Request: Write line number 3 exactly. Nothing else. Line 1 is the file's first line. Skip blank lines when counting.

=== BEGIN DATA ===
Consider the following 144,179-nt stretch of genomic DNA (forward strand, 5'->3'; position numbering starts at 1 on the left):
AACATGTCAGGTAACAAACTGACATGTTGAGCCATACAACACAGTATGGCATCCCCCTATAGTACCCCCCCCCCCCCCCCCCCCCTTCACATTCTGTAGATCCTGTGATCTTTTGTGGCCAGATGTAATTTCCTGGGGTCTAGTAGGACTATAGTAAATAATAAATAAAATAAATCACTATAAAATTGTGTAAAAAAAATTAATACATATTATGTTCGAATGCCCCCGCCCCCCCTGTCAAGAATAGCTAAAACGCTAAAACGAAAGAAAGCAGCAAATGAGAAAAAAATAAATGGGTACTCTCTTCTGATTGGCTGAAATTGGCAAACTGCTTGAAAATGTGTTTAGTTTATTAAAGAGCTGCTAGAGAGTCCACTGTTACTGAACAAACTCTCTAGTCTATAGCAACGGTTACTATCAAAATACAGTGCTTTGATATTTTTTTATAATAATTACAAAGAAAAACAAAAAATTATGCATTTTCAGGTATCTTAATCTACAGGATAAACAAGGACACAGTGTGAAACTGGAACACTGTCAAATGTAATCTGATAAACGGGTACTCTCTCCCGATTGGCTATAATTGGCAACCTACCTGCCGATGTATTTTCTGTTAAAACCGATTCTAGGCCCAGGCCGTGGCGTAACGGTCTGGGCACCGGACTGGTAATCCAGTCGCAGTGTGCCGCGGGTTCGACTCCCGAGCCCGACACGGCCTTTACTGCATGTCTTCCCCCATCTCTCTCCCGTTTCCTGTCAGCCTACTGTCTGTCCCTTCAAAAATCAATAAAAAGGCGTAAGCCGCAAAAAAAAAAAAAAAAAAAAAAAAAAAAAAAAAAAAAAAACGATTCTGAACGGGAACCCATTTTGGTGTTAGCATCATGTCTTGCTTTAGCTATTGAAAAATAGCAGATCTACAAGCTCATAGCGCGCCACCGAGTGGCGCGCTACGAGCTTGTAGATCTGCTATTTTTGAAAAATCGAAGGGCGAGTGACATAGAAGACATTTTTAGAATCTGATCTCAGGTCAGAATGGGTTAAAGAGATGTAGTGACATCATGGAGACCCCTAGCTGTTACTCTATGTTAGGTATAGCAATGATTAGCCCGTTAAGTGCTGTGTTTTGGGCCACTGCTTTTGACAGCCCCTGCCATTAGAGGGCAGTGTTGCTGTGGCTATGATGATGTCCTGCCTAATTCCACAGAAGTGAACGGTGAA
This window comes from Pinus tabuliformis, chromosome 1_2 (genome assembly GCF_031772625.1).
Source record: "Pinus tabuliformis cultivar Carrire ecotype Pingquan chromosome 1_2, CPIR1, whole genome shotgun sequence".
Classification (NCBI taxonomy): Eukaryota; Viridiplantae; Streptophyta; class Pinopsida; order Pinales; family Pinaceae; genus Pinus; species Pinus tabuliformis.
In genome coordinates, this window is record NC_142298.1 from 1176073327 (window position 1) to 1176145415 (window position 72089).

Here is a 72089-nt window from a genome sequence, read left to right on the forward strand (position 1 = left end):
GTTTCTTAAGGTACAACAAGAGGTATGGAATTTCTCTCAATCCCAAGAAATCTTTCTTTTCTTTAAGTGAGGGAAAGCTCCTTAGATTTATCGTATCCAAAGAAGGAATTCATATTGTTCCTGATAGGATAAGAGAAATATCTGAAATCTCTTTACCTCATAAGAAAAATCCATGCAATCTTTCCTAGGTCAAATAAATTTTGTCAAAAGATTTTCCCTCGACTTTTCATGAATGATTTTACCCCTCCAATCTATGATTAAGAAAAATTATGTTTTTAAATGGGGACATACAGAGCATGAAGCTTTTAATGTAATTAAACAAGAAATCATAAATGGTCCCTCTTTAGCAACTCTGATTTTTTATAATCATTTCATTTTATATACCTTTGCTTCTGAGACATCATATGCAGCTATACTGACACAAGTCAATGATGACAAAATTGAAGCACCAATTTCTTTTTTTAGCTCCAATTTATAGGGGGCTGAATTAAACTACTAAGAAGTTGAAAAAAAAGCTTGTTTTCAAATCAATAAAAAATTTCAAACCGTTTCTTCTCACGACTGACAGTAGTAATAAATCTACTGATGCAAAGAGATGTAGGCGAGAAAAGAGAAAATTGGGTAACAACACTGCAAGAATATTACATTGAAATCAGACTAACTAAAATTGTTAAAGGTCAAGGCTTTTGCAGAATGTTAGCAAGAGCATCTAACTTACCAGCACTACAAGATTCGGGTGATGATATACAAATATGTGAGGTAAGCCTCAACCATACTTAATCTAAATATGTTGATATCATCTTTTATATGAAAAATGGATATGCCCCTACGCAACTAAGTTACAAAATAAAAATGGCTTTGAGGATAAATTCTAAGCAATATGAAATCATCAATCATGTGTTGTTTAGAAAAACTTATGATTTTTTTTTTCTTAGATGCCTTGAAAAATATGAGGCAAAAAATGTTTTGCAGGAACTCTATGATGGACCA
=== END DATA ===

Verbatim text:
This window comes from Pinus tabuliformis, chromosome 1_2 (genome assembly GCF_031772625.1).